Why take out health insurance?

Winter is approaching, a time of flus, colds or colds, seasonal diseases that make more than one consider the option of taking out health insurance. Faced with the uncertainty of whether they will find the social security waiting rooms collapsed when they get sick, 77% of users decided to take out health insurance for its speed according to the Private Health Barometer 2015. However, agility in care is not the only plus that a patient with medical insurance could find. There are other advantages that make this type of product so widespread among the population. According to the Barometer, the attention received and comfort have been reasons mentioned by a third of those interviewed in the survey.

The 2015 Situation Analysis prepared by the Institute for the Development and Integration of Health (IDIS) indicates that more than 7.2 million citizens voluntarily maintain health insurance, regardless of the members of the Mutual Societies of State Officials (MUFACE) with private insurance.

Shorter waiting time for diagnostic tests

According to the Resa 2015 report prepared by IDIS, last year the private healthcare managed to reduce the waiting time for medical tests and visits to specialists. The study indicates that the wait for an MRI dropped from 12.56 days in 2013 to 9.62 in 2014, while computed axial tomography (CT) reduced times from 8.19 days to 6.38.

The waiting times in the health insurance contrast quite a bit with those corresponding to public health. The Private Health Barometer 2015 indicates that the time elapsed from when a diagnostic test was requested until it was performed was 7.5 days, while in public health it took an average of 41.8 days. In addition, the time elapsed from the time a diagnostic test was performed until the results are available was 17.9 days in public health and 5.3 in private health.

Primary care and Specialist

Primary care in outpatient clinics, as well as specialist care, is the most commonly used among insured users. The 2015 Barometer indicates that the outpatient consultation corresponding to primary and specialist care obtained an average score of 7.7 among its respondents. In addition, 83% of the interviewees rated it with 7 or more points on a scale of 1 to 10.

On the other hand, the possibility of choosing the specialist that the user considers, the treatment received by the staff and the trust and security transmitted by the doctor were the most appreciated topics, since they obtained an average score of 7.8 in the report.

As for the waiting times to access consultations with the specialist doctor, these have suffered a decrease in most cases. According to the Resareport, the average day in 2014 was 10 to 11. The specialty that most reduced its waiting time was gynecology and obstetrics, which went from 14.5 days in 2013 to 10.2 in 2014.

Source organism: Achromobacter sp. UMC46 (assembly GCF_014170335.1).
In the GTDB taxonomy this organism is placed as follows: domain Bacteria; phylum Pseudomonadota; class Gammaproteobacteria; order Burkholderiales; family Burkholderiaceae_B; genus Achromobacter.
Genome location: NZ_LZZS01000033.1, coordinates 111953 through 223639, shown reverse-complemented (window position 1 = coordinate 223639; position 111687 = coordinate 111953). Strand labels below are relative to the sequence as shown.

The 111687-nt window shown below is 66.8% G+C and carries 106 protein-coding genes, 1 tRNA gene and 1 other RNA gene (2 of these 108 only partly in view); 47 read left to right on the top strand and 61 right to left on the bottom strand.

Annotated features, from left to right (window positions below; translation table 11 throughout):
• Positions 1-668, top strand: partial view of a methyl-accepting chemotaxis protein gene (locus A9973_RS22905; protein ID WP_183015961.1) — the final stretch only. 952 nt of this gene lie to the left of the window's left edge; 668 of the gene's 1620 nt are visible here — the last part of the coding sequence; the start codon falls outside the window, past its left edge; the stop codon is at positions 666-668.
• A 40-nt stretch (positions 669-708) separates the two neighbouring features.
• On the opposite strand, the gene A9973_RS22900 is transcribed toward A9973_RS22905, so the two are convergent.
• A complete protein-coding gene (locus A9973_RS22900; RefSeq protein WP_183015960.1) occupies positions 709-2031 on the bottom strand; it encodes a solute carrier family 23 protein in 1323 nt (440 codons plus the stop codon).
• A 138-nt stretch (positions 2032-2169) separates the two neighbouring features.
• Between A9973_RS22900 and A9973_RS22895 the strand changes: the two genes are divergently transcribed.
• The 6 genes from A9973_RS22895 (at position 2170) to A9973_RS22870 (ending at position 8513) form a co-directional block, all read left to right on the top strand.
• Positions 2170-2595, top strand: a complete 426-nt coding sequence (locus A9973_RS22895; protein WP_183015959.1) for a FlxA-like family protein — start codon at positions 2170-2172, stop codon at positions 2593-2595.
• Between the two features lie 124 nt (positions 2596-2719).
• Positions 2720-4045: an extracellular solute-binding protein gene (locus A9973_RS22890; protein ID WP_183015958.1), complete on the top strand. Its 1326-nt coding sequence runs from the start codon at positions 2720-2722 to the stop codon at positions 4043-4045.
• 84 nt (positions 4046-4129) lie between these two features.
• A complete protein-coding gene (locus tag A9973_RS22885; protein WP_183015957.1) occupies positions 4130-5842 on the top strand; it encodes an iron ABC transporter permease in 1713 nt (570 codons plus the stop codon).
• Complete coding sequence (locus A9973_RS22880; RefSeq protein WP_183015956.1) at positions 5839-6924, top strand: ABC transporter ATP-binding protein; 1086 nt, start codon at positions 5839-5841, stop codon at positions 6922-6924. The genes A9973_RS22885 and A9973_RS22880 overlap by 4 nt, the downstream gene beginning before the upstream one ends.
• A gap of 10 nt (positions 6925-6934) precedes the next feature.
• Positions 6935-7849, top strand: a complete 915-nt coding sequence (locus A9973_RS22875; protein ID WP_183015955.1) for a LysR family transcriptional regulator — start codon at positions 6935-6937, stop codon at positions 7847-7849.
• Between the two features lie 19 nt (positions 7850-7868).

More agile and valued emergencies

The Private Health Barometer highlights that the majority of insured persons surveyed, specifically 86%, rated the service with a 7 or more, while the average rating stood at 7.9 on a scale of 1 to 10 points. The study also indicates that 7 out of 10 respondents highlighted the “best quality” of private center emergencies.

Services such as the care and attention received by the health personnel, as well as the adequacy of the facilities, were the most outstanding elements. However, the waiting time to be treated in emergencies was the worst rated issue with 6.9 points. At this point, the Resa report highlights that the average time patients wait in the emergency room does not exceed 24 minutes to be seen by a doctor. In addition, the rate of return 72 hours after discharge for the same diagnosis has been reduced to 2.7%, 0.3% less than in 2013.

Hospital Admission

The hospital admission received a score of 8.3 in the Barometer 2015,which places it as the best rated service of all those that have been analyzed. 9 out of 10 users of this service value the care received with more than a 7.

Of the 4 out of 10 insured who have been admitted on occasion, only 10% have been in the last year within the private health. The main reason for admissions was surgical operations, which accounted for 53% of cases.

Collaboration between private and public health

Private health complements, in many cases, public health through concerts between entities. This is mainly done to reduce the waiting lists of the public health system when the agreed objectives cannot be met. In these cases, agreements are usually made to perform diagnostic tests and other benefits such as therapies, dialysis or rehabilitation, according to the 2015 Situation Analysis Report carried out by IDIS.

In addition, they also collaborate through administrative concessions that include the management of health services and facilities such as hospitals. Today, there are already 9 operational hospitals based in the Valencian Community and Madrid. In this sense, Catalonia is the autonomous community that allocates more money to health concerts with private health, reaching 25% of the community’s health expenditure. Madrid, for its part, spends 10.8% on concessions, amounting to 834 million euros.

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